As I have started to emerge from the awards frenzy of the last few months I have been catching up what has been happening in the rest of the world… And I thought that these three bits of news deserved a wider airing.
Russia not interested in genetically modified products
The first comes from the RT Russian news channel site. (RT, they say, provides an alternative perspective on major global events, and acquaints international audience with the Russian viewpoint. It is also the first TV news channel in YouTube’s history to reach one BILLION views!) RT reports that, in the future, Russia will not be importing any GMO products. Prime Minister Dmitry Medvedev told a congress of rural deputies last week that:
‘If the Americans like to eat GMO products, let them eat it then. We don’t need to do that; we have enough space and opportunities to produce organic food.’
At the end of February, the Russian parliament had asked the government to impose a temporary ban on all genetically altered products in Russia.
The second report comes from Eco-Watch and is less encouraging. The French Agriculture ministry is, apparently, prosecuting an organic, nay biodynamic, wine grower, Emmanuel Giboulot, for failing to use an insecticide to control the leafhopper Scaphoideus titanus which the authorities fear may spread to other vineyards. M Giboulot believes that that the pesticide is ineffective and that there are far more successful, natural ways of controlling the disease.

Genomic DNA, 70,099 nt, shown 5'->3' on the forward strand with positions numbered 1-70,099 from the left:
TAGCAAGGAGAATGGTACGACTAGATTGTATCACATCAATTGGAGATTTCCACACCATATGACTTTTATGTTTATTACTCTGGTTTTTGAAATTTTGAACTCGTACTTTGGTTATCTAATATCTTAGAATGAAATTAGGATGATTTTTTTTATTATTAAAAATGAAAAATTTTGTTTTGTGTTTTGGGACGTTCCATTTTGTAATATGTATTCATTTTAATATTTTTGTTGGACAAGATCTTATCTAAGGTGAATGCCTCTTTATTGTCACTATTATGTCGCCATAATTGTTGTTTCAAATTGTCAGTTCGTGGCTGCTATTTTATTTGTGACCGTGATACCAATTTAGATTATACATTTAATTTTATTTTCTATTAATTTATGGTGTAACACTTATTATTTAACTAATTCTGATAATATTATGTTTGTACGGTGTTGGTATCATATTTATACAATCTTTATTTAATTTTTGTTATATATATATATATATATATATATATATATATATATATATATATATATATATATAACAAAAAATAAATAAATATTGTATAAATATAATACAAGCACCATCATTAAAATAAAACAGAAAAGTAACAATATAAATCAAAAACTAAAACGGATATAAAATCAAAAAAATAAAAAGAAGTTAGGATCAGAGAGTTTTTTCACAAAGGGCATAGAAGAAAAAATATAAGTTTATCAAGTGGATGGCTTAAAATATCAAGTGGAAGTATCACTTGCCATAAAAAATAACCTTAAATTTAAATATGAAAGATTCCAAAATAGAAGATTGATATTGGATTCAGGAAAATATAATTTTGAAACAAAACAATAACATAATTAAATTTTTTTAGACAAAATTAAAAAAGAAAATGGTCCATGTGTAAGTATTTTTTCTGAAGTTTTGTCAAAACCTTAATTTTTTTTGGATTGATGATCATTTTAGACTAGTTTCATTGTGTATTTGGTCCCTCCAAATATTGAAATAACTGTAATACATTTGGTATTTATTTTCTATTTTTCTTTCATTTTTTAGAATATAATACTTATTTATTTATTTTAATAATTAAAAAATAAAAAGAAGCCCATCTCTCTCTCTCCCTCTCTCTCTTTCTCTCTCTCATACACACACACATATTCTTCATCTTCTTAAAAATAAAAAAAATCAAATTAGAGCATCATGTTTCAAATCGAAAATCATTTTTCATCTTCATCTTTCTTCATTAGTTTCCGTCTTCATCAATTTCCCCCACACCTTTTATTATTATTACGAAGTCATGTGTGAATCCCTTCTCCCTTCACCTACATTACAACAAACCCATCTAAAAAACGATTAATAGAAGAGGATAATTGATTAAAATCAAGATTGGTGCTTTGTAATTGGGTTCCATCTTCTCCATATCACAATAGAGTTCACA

Check in to the Eco-Watch site for the full story.
Vermont passes bill requiring all GM foods to be labelled
And finally, from Natural News, a report on the battle to label GM foods in the US. This is a long-running fight which, up till now, the ‘GeneGiants’ have been winning. (They successfully killed Prospositon 37 in California at the end of 2012 which would have required GM foods to declared that they were indeed genetically modified.)
Campaigners (and indeed the Gene Giants themselves) believe that if consumers actually knew that the foods they were buying/eating were genetically modified, they would not buy them. Moreover, if they realised that many of the foods that are labelled as ‘natural’ are actually genetically modified (which is the situation at the moment) they would be very angry. Which is why the campaigners and the Gene Giants have been so desperate to get – or prevent – laws requiring the foods to be labelled onto the statue books.
Campaigners have not been entirely unsuccessful; they have got legislation passed in Connecticut and in Maine requiring GMO labelling – but only when other states pass similar legislation. The mandatory labelling now scheduled to come into force in 2016 in Vermont will have no such ‘trigger’ clause.
The hope, or fear, depending on which side of the fence you sit, is that once foods can be labelled as ‘not containing GM’ in Vermont the ‘infection’ will spread as ‘national food and beverage companies and supermarkets will not likely risk the ire of their customers by admitting that many of the foods and brands they are selling in Vermont are genetically engineered, and deceptively labeled as “natural” or “all natural”; while simultaneously trying to conceal this fact in the other 49 states and North American markets’.
Natural News quotes the Monsanto executive who admitted, 20 years ago that ‘if you put a label on genetically engineered food you might as well put a skull and crossbones on it.’
Check in to the lengthy Natural News report for more on the kind of money and corporate effort that has so far been invested in keeping GM on the road….